If you’re interested in thinking about how and why countries’ choices of different monetary policy frameworks – monetary targeting, inflation targeting, ad hoc discretion, etc – have changed over time, it’s actually not that easy to find good measures of that evolution. And if you’re interested in investigating how the prior choice of different frameworks has affected economic performance, either in general or, for example, in response to the Global Financial Crisis, then this is also difficult in the absence of such measures.
What this website presents is a new and comprehensive classification of monetary policy frameworks which does the following:
- it brings together domestic monetary policy with exchange rate policy: the two are obviously related, since how a country arranges its exchange rate affects the monetary policy choices open to it, but classifications of exchange rate regimes largely (not entirely) ignore the monetary policy that accompanies those regimes
- it takes account of what the monetary authorities have done, as well as what they have said: it’s all very well announcing a target for money or inflation, but it’s important to see whether that target is met
This kind of information, especially for earlier years (before central banks operated websites and committed themselves to some minimum transparency), is hard to come by. But there is a source, or set of sources, which turns out to be very helpful: the IMF holds regular consultations (typically once a year or every two years) with each of its members on their exchange rate, monetary and other macro policies, and the reports produced contain a wide range of relevant information. The classification here relies heavily on a close reading of these sources (the relevant parts of some 50 documents for each country over the 41 years so far covered), sometimes supplemented by longer-term perspectives in papers by central bank or academic economists.
On this basis we start by distinguishing between different target variables (exchange rate, money, inflation), different types of target (narrow or wide, stationary or converging), different types of discretion (from incoherent to well-ordered), and that gives us 32 different monetary frameworks. If we then graph the proportion of countries/currency areas (out of 26 ‘advanced’ countries, plus the euro area, and 33 emerging economies) which use each framework we get this:
Figure 1: Incidence of monetary policy frameworks over time, full sample of countries, full menu of frameworks
This figure is quite difficult to get much out of (even when you know the acronyms for the frameworks), and 32 frameworks is too many for many purposes (for example, econometric analysis of the association between the frameworks and inflation or growth).
So we then aggregate the frameworks together, along two separate dimensions:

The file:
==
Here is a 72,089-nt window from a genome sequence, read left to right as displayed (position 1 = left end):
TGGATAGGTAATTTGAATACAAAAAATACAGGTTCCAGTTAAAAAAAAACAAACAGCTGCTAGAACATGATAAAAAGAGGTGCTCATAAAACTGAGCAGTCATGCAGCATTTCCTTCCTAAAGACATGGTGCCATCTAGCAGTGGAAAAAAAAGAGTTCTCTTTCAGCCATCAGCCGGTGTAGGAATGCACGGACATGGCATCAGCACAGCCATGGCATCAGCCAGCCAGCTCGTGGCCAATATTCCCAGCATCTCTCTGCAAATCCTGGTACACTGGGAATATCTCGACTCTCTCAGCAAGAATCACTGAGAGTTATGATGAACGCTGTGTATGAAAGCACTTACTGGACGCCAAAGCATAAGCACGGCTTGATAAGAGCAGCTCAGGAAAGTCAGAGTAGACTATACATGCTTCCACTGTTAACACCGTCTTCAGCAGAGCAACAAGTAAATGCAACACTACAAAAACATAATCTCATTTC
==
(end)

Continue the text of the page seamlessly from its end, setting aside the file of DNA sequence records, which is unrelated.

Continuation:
- first, the variable which is being targeted – money, exchange, inflation, some particular combination or some less clear and possibly changing combination of these and other possible objectives
- and second, the ‘stage of development’ of the framework, which refers to the financial infrastructure that determines the kind of instruments monetary policy can use and the kind of objectives which it can feasibly pursue.
There may also be some other useful aggregations, which the user can work out for herself.
On that basis we get the following:
Figure 2: Incidence of monetary frameworks, full sample, target variable aggregation:
Figure 3: Incidence of monetary frameworks, full sample, stage of development aggregation:
The two major trends revealed here are
- over time countries have moved towards frameworks that target inflation rather than any other variable
- over time they have moved towards frameworks which are more ‘developed’ in the sense that they involve more sophisticated financial and monetary infrastructure which allows the monetary authorities to exercise more precise monetary control.
The material on this website presents the details lying behind all this, and more. In particular, it includes a working paper which sets out how the classification is implemented; pages for each country covered showing how they have been classified in different years; and the data from the classification, with graphs that enable it to be examined from different perspectives.
Over time, the intention is that more material will be made available here, including updates of the classifications themselves, extensions to developing countries (by regions, up to an eventual total of 170 or so countries), and papers (or links to papers) that make use of the classification in different investigations.
You can download the working paper here.
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